Martin Parsons is an author, writer and teacher who has a PhD in Islam and Christian Muslim relations

When it comes to international aid it is actions not words that count – and one of the problems is that the great British taxpayers often don’t see much of where their hard earned cash goes. However, the government currently has a fantastic opportunity to do just that in a way that ordinary people will see is money well spent. there is an opportunity at very little cost to do something immensely practical for thousands of refugees fleeing Islamic State, who, as winter approaches face a humanitarian catastrophe.

As the British army is packing up its bags in Afghanistan it is selling off the tent city that soldiers have lived in. These are not ordinary tents – they are insulated against the bitterly cold weather that grips Afghanistan every winter. They are ideal for the thousands of Christian and Yezidi refugees fleeing Islamic State in northern Iraq who are living without shelter in the Nineveh plain. In the next few weeks as winter sets in their plight will be desperate, as without shelter many will literally die of exposure.

A British based Christian charity, Barnabas Fund that supports victims of persecution across the world, has raised the US$450,000 needed to buy them from the MoD. However, there is no way that the 30 shipping containers they are stored in can be transported by road to northern Iraq before winter sets in. If they are forced to go by road they will not arrive until at least January. Nor is it realistic to charter a plane to fly them there. Insurance rates for air travel in war zones mean that it would cost US$1.25 million, nearly three times the amount that the tents are being sold for, money that the Barnabas Fund simply does not have. Baroness Cox has therefore written to the Prime Minister to ask if one of the RAF transport planes that are regularly flying in and out of Kandahar airport could deliver them – they are after all being sold by the MoD! That would be a very straight forward task for the RAF, but it requires ministerial approval.

On Thursday evening the BBC broadcast the story stating that to secure the purchase of the tent city the Barnabas Fund had until this weekend to organise and pay for transport. However, the Barnabas Fund has just confirmed to me that they have been granted a potential extension of up to two weeks by the agency selling the tents on the MoD’s behalf  – provided that no higher bid is received in the meantime.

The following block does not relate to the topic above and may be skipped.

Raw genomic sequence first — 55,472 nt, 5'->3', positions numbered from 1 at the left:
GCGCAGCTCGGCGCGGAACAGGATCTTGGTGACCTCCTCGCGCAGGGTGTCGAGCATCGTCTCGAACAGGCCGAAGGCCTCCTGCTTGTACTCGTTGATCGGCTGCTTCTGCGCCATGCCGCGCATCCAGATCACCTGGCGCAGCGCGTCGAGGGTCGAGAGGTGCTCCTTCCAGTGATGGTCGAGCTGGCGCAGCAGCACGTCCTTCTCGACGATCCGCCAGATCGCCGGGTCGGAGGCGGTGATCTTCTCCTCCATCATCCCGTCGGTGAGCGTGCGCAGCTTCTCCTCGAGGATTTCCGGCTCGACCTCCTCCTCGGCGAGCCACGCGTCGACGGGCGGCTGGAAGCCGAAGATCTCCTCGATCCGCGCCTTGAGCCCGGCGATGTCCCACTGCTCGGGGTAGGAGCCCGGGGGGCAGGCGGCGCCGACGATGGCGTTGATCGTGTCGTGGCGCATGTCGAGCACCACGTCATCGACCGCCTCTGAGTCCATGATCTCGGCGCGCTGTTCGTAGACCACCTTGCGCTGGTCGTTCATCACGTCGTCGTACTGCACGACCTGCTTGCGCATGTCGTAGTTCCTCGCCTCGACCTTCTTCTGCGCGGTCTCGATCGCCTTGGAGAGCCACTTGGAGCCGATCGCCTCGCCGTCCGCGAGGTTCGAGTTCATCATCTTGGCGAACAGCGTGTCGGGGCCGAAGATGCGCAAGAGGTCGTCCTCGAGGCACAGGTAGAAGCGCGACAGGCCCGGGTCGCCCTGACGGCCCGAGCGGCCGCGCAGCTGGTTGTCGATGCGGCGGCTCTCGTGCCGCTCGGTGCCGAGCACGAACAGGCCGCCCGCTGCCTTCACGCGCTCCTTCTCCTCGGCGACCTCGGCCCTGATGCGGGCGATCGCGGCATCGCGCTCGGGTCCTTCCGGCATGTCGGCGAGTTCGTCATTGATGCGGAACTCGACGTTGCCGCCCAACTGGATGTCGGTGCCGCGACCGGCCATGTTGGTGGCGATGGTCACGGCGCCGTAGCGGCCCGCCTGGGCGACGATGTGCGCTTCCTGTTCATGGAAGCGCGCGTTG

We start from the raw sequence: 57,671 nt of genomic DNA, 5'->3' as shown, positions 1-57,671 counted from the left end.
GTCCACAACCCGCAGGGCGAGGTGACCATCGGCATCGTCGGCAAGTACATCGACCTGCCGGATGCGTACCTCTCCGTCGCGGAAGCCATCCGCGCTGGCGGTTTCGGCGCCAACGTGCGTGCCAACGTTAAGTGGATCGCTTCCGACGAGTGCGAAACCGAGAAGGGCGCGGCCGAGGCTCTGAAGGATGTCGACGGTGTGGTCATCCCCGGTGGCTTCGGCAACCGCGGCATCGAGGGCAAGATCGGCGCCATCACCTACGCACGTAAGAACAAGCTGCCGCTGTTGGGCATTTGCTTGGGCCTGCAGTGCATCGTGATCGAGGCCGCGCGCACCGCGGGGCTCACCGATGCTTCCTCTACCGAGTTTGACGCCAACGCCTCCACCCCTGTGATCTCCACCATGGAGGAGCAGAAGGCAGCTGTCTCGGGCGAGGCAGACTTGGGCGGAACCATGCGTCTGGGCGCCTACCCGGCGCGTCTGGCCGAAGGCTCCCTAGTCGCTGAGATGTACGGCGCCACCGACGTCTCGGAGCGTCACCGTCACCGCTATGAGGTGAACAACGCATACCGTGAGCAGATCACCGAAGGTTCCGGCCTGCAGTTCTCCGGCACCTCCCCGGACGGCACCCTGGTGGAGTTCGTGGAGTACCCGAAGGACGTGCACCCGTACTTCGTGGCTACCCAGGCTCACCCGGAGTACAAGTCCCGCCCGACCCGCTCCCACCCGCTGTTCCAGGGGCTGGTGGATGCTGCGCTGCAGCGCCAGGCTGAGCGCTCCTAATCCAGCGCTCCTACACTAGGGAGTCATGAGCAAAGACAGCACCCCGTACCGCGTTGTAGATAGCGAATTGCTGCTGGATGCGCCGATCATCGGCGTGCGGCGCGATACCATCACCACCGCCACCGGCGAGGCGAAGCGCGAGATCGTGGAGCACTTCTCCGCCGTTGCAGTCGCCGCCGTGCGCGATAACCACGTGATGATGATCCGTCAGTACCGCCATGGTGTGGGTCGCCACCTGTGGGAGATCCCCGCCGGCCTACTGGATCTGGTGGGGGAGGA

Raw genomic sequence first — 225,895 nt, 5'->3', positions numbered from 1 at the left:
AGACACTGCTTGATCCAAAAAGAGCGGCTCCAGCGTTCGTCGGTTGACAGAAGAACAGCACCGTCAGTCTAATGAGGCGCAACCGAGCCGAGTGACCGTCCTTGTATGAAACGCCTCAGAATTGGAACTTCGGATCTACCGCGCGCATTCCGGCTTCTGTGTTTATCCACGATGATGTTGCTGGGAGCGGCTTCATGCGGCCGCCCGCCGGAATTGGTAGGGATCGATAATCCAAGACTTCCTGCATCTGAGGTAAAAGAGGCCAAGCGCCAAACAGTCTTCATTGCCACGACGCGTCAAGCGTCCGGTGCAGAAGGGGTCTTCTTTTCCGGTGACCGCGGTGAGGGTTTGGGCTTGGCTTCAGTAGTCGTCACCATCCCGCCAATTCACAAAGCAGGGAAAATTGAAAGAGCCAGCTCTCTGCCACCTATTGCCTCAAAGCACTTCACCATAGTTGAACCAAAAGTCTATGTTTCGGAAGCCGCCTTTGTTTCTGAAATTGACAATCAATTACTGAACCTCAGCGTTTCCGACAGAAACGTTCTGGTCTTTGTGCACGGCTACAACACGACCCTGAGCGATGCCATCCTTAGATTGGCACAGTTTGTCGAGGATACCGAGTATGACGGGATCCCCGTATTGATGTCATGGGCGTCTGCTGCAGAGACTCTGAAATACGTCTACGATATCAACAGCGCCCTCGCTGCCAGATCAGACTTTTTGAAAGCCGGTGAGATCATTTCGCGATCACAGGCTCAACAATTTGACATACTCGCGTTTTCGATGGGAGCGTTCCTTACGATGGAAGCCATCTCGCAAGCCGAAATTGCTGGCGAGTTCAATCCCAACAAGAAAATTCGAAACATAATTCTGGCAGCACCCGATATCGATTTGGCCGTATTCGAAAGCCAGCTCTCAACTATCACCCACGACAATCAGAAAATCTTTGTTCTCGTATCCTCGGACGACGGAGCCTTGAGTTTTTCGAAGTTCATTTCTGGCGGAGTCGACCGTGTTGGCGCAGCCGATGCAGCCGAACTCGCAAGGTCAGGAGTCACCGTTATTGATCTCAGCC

If the government were to accede to this request then it would not only be doing something of real practical value, it would also be seen to be doing something very practical.

There are currently 20,000 refugees in and around Erbil who fled Mosul and the Ninevah Plains as a result of the advance of Islamic State. All available accommodation is full. Kurdish schools are full of refugees and the start of the school term has been delayed. However, refugees are now being asked to leave the schools to allow lessons to take place.  So, in addition to the 20,000 already homeless, many more will become homeless in the coming weeks.

As a former aid worker in Afghanistan I know that winter is the worst time, even when the temperature isn’t below freezing it is bitterly cold, wet and muddy. However, when the snow sets in no one without shelter has any hope of surviving. Without shelter there is a potential humanitarian catastrophe in sight as thousands of men, women and children are literally homeless and at risk of dying of exposure, especially with the rapid approach of winter snows and rain in the Kurdish area of Northern Iraq.

This is an opportunity for the government to do something at very little cost, simply by diverting an RAF flight. It is also an opportunity that with a humanitarian catastrophe looming it simply cannot afford to ignore.

It is when the government help these sort of aid projects, where the media have already broadcast the terrible suffering that people are facing, that the public really support our giving to overseas aid. It is also fundamentally a Conservative principle that overseas aid is not something that we should just leave to the government. We want to encourage people to give to overseas aid themselves and where necessary help them by priming the pump to enable that aid to get where it is most needed. This is an ideal opportunity for the government to send out just that message loud and clear, but it must act quickly – winter is rapidly approaching.